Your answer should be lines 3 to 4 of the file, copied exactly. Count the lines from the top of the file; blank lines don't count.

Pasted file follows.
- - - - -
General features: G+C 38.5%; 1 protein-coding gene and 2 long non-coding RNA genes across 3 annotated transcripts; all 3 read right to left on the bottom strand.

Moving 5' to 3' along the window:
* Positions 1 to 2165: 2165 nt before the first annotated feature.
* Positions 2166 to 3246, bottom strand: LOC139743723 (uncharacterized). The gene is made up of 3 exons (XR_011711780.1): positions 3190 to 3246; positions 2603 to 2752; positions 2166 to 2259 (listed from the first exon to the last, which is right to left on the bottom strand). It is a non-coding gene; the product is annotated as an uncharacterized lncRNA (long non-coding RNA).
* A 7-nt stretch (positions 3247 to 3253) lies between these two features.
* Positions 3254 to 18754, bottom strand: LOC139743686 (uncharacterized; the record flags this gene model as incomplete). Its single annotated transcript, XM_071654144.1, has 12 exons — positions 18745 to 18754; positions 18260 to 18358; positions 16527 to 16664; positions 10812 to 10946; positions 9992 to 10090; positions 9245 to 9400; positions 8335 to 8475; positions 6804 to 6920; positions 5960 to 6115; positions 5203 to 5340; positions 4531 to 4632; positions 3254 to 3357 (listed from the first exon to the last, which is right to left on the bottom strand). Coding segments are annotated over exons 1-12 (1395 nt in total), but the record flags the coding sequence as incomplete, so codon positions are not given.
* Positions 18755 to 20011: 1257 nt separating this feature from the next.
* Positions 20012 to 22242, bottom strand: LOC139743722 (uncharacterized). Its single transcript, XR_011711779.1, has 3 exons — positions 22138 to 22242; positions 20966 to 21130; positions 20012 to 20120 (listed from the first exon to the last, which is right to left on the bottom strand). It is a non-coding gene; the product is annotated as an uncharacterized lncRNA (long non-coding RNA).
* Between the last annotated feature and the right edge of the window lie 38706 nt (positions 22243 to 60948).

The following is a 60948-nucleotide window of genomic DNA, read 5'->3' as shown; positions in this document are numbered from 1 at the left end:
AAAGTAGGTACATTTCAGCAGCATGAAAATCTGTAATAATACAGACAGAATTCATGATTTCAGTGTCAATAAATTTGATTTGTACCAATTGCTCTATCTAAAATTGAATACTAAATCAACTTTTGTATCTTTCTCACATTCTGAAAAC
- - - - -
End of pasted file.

* Positions 1 to 2165: 2165 nt before the first annotated feature.
* Positions 2166 to 3246, bottom strand: LOC139743723 (uncharacterized). The gene is made up of 3 exons (XR_011711780.1): positions 3190 to 3246; positions 2603 to 2752; positions 2166 to 2259 (listed from the first exon to the last, which is right to left on the bottom strand). It is a non-coding gene; the product is annotated as an uncharacterized lncRNA (long non-coding RNA).